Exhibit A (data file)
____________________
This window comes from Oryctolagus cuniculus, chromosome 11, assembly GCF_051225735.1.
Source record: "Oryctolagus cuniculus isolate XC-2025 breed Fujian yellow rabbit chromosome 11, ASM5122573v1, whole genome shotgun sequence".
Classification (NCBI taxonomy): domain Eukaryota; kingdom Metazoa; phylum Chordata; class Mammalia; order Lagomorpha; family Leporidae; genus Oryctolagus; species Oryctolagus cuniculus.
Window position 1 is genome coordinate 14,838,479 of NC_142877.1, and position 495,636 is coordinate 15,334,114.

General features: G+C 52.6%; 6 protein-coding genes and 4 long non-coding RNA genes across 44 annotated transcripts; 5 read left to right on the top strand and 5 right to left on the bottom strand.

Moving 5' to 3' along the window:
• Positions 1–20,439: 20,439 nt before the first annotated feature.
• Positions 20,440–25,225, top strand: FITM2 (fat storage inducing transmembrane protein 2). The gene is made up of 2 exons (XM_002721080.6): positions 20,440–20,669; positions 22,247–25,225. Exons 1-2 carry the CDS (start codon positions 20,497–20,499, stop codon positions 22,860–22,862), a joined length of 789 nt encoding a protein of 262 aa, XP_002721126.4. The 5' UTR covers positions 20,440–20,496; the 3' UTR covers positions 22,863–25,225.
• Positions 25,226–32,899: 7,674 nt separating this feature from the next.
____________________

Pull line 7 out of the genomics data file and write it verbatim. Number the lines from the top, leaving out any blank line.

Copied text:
• Positions 1–20,439: 20,439 nt before the first annotated feature.